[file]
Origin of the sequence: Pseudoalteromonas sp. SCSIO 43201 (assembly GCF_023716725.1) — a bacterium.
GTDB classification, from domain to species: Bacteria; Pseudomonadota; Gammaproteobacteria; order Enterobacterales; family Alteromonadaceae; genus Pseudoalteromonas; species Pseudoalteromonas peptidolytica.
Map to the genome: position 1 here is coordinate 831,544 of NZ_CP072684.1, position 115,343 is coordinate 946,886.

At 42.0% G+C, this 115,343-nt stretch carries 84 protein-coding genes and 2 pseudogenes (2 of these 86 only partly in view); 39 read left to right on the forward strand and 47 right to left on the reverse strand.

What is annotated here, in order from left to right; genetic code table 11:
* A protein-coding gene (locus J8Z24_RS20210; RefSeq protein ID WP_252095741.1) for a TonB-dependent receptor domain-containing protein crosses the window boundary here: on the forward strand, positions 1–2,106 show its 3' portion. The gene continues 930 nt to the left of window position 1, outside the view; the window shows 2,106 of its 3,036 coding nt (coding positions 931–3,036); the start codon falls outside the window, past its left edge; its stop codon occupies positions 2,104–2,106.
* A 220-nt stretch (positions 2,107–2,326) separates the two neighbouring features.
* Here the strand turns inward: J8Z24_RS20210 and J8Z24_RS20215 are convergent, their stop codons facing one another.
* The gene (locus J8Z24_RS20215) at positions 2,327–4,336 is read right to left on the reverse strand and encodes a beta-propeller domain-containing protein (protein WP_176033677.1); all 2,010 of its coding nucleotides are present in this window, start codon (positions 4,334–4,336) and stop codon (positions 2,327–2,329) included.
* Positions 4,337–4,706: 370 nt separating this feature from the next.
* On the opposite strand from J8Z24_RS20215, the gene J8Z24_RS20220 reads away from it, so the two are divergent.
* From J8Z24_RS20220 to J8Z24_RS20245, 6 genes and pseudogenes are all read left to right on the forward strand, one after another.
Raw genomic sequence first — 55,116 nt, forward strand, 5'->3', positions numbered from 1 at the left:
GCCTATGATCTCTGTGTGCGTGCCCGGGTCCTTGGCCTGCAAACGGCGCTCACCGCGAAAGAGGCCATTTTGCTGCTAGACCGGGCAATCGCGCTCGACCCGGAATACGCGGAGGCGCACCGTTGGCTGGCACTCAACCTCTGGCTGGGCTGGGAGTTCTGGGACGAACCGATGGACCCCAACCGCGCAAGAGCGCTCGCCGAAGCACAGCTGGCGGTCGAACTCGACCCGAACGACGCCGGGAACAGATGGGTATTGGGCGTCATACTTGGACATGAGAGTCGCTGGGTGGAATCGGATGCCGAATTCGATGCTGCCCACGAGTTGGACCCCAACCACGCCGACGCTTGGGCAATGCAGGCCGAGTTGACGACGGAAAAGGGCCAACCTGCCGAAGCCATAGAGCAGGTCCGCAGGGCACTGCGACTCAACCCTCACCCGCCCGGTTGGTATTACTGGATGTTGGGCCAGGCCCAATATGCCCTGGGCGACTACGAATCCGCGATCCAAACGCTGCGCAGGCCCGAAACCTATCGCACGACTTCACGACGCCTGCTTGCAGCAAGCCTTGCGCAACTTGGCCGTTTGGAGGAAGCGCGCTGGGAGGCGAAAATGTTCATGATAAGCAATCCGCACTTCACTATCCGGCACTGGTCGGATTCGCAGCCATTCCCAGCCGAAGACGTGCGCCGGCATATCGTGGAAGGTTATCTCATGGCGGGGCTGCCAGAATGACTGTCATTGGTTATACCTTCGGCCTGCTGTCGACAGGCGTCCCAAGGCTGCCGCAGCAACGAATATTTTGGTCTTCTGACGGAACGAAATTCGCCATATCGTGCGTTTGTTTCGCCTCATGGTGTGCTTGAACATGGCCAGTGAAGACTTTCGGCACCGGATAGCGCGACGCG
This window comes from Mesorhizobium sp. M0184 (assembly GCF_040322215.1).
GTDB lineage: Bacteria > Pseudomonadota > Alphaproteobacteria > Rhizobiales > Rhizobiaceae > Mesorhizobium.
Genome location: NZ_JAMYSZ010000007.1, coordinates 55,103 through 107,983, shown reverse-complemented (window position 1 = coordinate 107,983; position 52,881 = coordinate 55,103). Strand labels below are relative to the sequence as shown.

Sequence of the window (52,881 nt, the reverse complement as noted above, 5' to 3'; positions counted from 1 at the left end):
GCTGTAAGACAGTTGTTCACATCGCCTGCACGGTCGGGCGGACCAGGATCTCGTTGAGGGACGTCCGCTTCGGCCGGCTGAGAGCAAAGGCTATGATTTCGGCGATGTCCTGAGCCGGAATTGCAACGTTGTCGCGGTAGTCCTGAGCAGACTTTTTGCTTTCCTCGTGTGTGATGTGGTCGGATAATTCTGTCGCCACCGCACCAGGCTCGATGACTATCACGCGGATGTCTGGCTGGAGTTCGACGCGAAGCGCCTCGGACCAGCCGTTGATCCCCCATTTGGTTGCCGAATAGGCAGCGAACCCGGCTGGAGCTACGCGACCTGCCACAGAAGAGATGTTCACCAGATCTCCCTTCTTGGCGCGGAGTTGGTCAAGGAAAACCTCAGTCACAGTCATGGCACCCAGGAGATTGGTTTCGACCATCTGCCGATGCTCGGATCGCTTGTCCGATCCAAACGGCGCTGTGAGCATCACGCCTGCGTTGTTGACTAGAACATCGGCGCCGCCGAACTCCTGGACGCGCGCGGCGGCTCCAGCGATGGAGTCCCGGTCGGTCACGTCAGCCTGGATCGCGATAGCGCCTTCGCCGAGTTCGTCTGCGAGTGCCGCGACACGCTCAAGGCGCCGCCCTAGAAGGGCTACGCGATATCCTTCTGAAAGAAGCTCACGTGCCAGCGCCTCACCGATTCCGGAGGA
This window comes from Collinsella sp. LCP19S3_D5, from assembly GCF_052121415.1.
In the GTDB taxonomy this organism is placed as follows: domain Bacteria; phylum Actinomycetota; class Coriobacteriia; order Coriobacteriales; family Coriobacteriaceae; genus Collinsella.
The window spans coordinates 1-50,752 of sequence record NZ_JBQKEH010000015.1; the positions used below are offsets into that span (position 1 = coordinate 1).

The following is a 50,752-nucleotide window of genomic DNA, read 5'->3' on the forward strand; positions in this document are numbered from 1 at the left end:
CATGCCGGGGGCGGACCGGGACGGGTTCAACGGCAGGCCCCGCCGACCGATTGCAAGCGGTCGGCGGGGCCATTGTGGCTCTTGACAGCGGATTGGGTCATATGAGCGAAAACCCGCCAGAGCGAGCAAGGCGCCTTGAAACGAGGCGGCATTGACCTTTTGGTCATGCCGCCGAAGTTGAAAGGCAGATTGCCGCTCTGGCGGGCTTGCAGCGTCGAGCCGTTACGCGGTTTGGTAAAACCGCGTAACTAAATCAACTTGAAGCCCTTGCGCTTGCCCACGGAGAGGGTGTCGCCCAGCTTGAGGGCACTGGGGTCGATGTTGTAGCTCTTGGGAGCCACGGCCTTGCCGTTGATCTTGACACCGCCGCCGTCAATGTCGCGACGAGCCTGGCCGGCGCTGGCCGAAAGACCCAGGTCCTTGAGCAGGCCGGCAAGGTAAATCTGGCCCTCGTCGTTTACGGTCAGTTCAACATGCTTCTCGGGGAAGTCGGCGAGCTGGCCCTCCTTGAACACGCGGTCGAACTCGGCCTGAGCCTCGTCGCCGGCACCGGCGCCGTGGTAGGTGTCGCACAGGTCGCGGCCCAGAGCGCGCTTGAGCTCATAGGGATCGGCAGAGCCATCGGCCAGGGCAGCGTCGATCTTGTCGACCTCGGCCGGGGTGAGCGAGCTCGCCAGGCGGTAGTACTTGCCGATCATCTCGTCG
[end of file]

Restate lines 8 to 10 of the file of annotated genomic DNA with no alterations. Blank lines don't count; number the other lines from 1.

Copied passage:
* Here the strand turns inward: J8Z24_RS20210 and J8Z24_RS20215 are convergent, their stop codons facing one another.
* The gene (locus J8Z24_RS20215) at positions 2,327–4,336 is read right to left on the reverse strand and encodes a beta-propeller domain-containing protein (protein WP_176033677.1); all 2,010 of its coding nucleotides are present in this window, start codon (positions 4,334–4,336) and stop codon (positions 2,327–2,329) included.
* Positions 4,337–4,706: 370 nt separating this feature from the next.